Today will be about increased security of your credentials with automatic password encryption.

Password encryption ?

When you set up YOURLS for the first time, or when you add a new user, you edit your config.php and add a user and a password. Something like:

$yourls_user_passwords = array(
	'joe' => 'MyPassword',
);

Simple and easy. Now, the thing is: if someone sees that file for whatever reason, they know your YOURLS password (which is the same for most of your other stuff online, admit it).

Previously in YOURLS you could manually hack the config file to encrypt yourself passwords, using a salt and a MD5 hash. Near perfect and practically undecryptable, except that whenever something has to be done manually, well, it has to be done. And you don’t do it.

We’ve improved things in YOURLS 1.7 : encryption is now automatic.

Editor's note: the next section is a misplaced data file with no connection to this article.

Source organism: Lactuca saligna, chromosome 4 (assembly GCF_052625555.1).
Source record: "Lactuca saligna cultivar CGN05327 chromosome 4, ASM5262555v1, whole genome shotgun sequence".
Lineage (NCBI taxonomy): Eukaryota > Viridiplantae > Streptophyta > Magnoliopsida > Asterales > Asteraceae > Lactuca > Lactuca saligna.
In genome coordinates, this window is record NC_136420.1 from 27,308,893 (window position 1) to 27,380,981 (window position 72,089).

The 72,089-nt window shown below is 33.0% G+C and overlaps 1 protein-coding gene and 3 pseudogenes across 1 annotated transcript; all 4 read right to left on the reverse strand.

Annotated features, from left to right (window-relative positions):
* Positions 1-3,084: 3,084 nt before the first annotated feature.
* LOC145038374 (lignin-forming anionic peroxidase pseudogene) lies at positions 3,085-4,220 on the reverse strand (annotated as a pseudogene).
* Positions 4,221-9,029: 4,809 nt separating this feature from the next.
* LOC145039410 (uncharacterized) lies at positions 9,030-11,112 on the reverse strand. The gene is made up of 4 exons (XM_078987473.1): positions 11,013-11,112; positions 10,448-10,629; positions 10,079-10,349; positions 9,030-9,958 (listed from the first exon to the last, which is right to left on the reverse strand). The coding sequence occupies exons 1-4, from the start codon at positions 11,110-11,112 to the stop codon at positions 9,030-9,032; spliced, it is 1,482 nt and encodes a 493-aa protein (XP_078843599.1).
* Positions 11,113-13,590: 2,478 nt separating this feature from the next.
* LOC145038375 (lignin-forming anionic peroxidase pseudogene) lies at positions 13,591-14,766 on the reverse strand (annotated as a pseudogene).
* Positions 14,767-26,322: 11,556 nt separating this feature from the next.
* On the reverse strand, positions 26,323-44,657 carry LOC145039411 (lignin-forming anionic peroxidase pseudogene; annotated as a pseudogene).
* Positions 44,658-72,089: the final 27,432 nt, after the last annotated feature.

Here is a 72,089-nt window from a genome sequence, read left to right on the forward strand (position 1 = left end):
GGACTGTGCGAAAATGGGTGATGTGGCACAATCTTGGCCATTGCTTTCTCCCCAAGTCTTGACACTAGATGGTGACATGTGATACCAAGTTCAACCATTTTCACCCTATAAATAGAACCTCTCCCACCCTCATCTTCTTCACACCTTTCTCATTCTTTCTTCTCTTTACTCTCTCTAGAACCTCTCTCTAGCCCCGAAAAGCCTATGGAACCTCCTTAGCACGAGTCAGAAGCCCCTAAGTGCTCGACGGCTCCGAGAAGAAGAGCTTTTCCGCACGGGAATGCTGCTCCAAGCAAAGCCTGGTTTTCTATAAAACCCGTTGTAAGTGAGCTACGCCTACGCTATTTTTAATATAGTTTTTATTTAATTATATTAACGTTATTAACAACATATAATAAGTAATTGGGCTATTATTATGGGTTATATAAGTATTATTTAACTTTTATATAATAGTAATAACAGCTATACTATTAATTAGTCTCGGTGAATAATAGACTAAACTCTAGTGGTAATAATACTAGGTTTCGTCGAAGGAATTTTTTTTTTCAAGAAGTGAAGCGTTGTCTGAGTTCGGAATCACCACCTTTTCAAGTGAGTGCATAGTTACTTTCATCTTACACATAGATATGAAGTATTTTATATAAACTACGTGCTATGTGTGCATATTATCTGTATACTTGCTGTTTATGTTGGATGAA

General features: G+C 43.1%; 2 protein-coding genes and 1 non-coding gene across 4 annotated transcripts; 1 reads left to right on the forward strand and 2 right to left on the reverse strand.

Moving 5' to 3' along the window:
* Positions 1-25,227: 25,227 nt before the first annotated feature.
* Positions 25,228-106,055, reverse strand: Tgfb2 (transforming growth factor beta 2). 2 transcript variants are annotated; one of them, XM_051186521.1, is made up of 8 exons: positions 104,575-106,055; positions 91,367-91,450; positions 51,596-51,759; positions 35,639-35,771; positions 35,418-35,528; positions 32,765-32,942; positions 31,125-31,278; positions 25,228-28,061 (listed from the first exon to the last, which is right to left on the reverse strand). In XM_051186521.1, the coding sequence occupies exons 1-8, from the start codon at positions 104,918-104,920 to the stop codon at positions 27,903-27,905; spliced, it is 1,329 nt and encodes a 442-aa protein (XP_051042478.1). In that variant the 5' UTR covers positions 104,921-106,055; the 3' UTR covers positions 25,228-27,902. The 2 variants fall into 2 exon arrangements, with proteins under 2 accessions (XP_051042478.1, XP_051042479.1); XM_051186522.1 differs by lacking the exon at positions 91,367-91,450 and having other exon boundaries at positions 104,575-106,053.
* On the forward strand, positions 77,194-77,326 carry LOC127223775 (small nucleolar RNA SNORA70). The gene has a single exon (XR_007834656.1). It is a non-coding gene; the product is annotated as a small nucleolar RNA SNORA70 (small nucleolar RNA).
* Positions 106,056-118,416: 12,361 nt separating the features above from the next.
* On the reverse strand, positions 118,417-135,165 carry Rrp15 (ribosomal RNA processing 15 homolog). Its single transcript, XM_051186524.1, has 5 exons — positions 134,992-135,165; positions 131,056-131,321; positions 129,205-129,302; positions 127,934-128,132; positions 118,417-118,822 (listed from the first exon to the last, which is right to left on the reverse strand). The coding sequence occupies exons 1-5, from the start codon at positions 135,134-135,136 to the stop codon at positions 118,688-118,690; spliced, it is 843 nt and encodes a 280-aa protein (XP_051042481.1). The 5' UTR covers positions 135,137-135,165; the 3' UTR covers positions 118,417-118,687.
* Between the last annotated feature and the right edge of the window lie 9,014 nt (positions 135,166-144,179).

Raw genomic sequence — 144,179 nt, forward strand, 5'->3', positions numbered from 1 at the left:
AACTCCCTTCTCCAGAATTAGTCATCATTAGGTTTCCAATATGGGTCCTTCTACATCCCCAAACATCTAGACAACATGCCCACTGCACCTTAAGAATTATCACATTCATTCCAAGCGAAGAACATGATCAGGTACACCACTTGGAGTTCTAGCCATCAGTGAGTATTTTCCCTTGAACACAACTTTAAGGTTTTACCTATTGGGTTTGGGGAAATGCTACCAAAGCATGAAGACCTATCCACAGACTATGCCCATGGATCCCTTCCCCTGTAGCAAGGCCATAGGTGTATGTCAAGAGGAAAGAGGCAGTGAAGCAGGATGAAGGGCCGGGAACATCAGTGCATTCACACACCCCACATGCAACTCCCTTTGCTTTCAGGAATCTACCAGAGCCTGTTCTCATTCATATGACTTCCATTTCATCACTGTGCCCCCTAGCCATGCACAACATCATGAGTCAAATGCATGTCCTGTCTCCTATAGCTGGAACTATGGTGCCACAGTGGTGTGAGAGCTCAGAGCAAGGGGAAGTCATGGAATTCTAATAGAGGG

Automatic password encryption !

After you’ve edited your config file, simply use YOURLS. Next time you’ll check your config.php, instead of a clear text password, you’ll see something like this:

$yourls_user_passwords = array(
    'joe' => 'phpass:!2a!08!gRCCvpvK22BgiNzN9q9fXOnjCXqjk88aQoZP/P0wydAj7bB2',
);

What happened? Using a military grade encryption library, YOURLS has silently encrypted your password to something completely and absolutely unbreakable.

Your password remains unchanged when you want to use it, so your YOURLS install is still as private as your password is secure, but that password does not exist any longer in clear text.

If you need to change your password, simply edit your config file again with a new password, and next time YOURLS will run, it will simply encrypt it again. Don’t want that to happen, for some and probably bad reason? No problem, just add define( 'YOURLS_NO_HASH_PASSWORD', true ); to your config file and you’re done.